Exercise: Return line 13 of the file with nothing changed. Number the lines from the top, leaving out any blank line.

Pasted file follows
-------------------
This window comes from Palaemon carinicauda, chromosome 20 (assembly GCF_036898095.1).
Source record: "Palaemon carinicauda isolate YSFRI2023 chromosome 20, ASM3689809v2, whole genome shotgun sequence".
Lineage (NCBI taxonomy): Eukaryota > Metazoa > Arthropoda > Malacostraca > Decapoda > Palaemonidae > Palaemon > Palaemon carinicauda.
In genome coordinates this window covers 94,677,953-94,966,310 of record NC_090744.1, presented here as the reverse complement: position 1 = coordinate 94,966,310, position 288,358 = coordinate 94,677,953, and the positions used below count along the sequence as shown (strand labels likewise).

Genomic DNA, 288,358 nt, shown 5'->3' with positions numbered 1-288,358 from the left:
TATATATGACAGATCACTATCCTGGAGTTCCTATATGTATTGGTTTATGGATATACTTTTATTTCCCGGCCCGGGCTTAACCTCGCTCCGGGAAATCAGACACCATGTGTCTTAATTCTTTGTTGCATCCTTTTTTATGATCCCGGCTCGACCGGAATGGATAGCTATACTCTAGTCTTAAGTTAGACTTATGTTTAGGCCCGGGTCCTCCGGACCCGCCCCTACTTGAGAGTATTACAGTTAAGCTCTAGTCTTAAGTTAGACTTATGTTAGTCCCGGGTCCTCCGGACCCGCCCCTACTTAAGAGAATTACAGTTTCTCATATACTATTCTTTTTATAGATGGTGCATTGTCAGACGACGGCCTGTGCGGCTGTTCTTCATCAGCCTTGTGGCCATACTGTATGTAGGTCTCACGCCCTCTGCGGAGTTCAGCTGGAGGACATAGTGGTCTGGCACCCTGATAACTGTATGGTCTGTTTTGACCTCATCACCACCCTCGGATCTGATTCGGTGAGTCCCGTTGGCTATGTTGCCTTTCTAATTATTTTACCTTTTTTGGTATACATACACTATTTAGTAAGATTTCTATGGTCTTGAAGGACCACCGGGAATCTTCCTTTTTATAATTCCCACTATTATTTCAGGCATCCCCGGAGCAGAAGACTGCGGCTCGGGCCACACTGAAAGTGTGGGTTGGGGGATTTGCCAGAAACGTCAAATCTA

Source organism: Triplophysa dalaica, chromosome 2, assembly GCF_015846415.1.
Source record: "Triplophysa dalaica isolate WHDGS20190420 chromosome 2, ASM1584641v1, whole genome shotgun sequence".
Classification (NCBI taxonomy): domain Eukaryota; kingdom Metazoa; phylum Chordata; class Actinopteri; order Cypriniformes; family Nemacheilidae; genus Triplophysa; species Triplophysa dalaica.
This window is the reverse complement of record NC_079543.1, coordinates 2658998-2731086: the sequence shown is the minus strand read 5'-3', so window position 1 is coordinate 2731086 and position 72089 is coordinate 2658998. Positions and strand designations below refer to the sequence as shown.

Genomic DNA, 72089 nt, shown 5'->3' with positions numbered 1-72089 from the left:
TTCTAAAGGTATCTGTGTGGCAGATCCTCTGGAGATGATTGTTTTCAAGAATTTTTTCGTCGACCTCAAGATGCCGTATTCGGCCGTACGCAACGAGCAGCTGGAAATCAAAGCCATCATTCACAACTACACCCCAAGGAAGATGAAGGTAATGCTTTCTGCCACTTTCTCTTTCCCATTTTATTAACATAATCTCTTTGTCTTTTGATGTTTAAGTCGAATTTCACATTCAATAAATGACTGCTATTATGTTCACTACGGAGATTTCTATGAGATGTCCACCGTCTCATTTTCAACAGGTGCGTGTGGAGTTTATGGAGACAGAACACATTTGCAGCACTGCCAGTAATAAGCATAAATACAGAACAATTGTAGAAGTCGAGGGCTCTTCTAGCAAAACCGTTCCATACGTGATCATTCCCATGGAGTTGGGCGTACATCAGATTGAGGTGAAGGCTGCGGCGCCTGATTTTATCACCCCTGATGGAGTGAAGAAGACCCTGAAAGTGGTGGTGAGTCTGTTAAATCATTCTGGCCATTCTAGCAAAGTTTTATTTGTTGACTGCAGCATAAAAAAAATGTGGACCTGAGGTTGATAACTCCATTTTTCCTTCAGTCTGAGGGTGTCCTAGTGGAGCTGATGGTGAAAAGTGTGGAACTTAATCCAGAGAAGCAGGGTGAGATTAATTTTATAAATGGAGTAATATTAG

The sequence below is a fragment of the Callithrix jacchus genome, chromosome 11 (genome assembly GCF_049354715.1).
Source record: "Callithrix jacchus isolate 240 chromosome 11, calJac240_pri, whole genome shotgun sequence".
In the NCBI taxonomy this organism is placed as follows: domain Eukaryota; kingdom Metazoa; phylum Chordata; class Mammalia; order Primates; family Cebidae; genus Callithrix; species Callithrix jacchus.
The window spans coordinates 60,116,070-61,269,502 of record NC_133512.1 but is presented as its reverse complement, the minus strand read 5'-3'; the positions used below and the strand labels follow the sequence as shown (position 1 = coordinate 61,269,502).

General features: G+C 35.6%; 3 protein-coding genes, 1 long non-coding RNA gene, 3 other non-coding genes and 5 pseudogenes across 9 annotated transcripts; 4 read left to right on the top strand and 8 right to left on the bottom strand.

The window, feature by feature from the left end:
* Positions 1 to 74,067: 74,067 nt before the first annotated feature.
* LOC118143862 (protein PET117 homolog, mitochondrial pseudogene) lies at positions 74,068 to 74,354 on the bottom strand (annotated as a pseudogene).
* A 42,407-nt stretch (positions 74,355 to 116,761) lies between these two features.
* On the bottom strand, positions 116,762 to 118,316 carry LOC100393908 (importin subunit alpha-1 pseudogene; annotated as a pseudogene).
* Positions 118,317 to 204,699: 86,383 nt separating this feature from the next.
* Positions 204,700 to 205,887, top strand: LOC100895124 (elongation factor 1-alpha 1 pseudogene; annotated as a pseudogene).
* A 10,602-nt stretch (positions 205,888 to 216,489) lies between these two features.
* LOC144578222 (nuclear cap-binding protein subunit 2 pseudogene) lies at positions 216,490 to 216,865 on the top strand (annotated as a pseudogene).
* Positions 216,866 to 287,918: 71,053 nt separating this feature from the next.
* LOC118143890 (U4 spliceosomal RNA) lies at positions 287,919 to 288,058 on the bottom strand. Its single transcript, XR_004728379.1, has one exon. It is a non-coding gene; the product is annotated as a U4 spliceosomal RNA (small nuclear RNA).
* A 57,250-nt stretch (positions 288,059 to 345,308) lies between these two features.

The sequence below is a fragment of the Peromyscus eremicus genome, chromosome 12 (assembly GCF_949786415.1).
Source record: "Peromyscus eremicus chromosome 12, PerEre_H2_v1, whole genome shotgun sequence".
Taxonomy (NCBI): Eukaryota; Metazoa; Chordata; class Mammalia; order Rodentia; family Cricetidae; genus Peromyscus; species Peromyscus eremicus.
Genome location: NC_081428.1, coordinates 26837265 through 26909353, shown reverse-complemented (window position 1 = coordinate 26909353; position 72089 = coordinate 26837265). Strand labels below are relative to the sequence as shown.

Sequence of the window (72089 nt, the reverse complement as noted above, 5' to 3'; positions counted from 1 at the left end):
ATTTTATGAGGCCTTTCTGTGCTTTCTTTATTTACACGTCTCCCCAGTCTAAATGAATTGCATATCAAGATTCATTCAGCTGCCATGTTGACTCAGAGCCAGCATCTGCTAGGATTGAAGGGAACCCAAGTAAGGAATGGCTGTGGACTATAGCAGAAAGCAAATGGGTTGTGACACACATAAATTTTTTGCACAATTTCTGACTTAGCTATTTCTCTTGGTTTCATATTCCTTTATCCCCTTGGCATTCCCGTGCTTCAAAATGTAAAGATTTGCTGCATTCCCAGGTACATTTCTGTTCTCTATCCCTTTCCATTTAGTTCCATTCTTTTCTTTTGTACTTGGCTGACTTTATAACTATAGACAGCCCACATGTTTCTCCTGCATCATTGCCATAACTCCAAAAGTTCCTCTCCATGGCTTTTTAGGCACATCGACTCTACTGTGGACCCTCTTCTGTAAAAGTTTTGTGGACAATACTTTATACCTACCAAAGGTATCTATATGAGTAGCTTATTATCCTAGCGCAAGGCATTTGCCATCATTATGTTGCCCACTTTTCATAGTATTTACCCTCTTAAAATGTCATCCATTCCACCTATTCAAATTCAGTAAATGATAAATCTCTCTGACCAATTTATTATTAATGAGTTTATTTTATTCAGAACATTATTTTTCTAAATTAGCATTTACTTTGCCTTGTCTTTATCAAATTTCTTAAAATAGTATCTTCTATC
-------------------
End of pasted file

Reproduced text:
The sequence below is a fragment of the Callithrix jacchus genome, chromosome 11 (genome assembly GCF_049354715.1).